SPAIN AMONG THE WORST PREPARED FOR POST-COVID RECOVERY

Bill Alen - Dec 21, 2020
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Spain is behind countries such as France, Germany or the United Kingdom in terms of its ability to recover from the economic crisis caused by the coronavirus pandemic due to its lack of digitization and foreign investment, among other reasons. This is the conclusion of the competitiveness report published last week by the World Economic Forum, which ranks Spain twentieth out of the 37 countries in the study.

To establish the classification of countries according to the outlook of post-Covid recovery, the organization considers 11 factors such as market digitization, the health networks strength, the openness to foreign investment, citizen trust in institutions, energy transition, and the updating of education for the jobs of tomorrow. Among them, Spain only showed a good score in opening its market to national and international competitiveness, where it ranked sixth, and in relation to adopting new technologies, where it was seventh. However, in categories such as R&D or tax progressivity, it remains below the positive score.

The best positioned to recover and adapt to the world after the pandemic are Finland, Sweden, Denmark, the Netherlands, and China.

More Restrictions on Christmas

The recovery in 2021 may be affected by severe restrictions due to the spike in cases in recent days. These new measures that affect travel and opening of businesses on Christmas “will weigh on the economic recovery of 2021,” warned the experts from the Spanish think tank Funcas, since December greatly influences the GDP data for the fourth quarter, which in turn will impact the first quarter of the next year.

However, the lack of tourists will continue to be a strong issue in the post-Covid recovery era. Although Funcas foresees that 40% of international visitors will recover in 2021, a large volume compared to the 10% welcomed in 2020, the country will still be very far from reaching 2019 levels, when 83 million foreign tourists arrived to Spain. In fact, the large dependence on tourism of some autonomous communities is what makes the great difference of the coronavirus impact between them.

For Funcas, they can be divided into three groups. First, those most affected by the crisis because most of their economy depends on tourism: the Balearic Islands and the Canary Islands, for example, which will register GDP falls much higher than the national average (-12%). In the case of the Balearic Islands, its GDP will shrink by 22%, while the Canary Islands will register a 17.9% fall, according to Funcas estimates.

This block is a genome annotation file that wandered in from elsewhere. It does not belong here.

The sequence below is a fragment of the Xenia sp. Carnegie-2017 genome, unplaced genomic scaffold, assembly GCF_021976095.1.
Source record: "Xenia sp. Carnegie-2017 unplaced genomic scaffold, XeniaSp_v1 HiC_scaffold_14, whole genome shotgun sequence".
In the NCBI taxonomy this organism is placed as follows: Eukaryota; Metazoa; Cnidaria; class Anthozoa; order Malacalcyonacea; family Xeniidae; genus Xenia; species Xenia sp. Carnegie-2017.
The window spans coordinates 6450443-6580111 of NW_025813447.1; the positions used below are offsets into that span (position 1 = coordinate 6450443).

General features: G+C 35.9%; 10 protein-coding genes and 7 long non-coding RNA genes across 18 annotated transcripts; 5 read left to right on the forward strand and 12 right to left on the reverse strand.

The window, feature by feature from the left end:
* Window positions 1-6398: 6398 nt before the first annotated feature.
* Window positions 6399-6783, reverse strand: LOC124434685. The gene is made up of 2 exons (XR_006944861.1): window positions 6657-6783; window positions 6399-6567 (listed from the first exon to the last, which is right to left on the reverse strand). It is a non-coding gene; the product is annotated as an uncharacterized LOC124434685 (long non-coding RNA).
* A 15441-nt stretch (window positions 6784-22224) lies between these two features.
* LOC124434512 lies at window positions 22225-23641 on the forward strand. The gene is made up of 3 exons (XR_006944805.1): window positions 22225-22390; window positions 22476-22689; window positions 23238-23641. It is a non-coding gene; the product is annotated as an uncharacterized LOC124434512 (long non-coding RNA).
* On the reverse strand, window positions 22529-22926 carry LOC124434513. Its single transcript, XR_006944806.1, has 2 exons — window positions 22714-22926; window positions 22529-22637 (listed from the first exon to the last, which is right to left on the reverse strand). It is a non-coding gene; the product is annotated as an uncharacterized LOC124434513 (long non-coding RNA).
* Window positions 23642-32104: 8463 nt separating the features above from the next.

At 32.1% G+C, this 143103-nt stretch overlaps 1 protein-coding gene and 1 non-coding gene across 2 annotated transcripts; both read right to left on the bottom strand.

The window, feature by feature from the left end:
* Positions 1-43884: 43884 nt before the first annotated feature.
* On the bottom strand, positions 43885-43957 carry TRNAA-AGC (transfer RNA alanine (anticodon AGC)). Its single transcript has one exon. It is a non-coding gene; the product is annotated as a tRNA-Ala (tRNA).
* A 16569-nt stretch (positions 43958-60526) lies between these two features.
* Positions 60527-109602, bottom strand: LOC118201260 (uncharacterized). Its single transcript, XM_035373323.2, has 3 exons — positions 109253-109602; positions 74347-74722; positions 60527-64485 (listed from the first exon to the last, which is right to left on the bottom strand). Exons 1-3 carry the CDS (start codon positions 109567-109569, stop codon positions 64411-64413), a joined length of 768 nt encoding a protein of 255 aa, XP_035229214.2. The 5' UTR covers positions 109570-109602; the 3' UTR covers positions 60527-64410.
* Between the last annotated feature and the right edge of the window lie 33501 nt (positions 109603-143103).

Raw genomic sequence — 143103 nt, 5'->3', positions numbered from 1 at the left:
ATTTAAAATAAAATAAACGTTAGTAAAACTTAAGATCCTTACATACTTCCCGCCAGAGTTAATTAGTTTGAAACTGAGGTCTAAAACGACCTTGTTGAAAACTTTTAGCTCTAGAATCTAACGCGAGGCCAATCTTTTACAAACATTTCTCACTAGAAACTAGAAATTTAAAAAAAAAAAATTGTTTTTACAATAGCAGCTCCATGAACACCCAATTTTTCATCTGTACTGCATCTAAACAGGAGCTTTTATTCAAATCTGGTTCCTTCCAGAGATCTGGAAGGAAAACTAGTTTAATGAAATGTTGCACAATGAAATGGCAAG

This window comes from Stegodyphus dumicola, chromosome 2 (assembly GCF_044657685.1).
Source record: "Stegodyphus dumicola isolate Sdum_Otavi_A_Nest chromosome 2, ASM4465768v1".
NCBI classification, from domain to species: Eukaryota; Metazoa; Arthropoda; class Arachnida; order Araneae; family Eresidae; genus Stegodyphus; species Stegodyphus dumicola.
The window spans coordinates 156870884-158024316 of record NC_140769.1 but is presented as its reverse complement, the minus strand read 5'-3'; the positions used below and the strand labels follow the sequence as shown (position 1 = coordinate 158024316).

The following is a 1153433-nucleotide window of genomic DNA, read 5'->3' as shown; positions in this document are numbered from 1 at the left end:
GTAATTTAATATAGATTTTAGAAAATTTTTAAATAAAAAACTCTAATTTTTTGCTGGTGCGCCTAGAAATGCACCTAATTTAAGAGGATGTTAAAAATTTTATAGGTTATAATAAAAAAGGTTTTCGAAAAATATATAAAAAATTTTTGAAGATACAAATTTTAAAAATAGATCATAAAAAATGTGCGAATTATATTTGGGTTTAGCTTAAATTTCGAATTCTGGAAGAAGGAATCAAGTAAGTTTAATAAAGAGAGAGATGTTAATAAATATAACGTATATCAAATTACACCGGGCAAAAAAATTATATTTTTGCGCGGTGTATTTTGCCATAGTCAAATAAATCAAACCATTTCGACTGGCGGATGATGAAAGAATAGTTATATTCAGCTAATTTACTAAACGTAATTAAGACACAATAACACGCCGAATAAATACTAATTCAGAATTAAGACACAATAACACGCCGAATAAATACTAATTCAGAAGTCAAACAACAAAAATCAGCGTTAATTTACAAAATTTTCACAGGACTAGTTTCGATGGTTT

Secondly, the communities more in line with the national decline, where although tourism has an important weight, their economy is “somewhat more diversified” and domestic travelers are more important than foreigners, the experts explained. Here we can find Madrid, Catalonia, Valencian Community and Andalusia.

And finally, the communities that come out better off the crisis correspond to the less economically dynamic ones, who live more from the primary sector and where there is a greater presence of the public sector. These are Murcia, Castilla-La Mancha, Extremadura, Aragon, Navarra and Cantabria.

SPAIN AMONG THE WORST PREPARED FOR POST-COVID RECOVERY

Reduction of VAT

Due to the considerable losses and not very positive outlook for post-Covid recovery, many stakeholders demand a reduction in VAT on tourism. Among them are companies working in the sports tourism sector, which asks for a reduction from 21% to 10%. The Tourism Board itself, together with its president, Juan Molas, demands a VAT reduction. Mr. Molas reaffirmed a few weeks ago his request to adopt a VAT rate reduced to 7% for tourism until the end of 2022,  since he considers that it would maintain Spain's tourist competitiveness.

Many other groups have a similar opinion – the VAT reduction was requested by The National Association of Active Tourism Companies (ANETA), the Cantabrian Association of Active Tourism and Hostels (ACANTA), the Spanish Association of Mountain Guides (AEGM), and many others.

Minimum Wage Increase

One of the consequences of the collapse has been the mass layoffs. According to experts, the plans to help the self-employed due to cessation of activity and the ERTEs (Spain’s furlough scheme) have mitigated the increase in unemployment much more than in other crises, even with the affiliations to Social Security falling throughout Spain, especially in communities where the tourism dependence is greater.

Regarding the controversy caused by the minimum wage increase set for 2021, Carlos Ocaña, general director of Funcas, warned that the priority now is “to protect the largest number of companies and jobs possible”.

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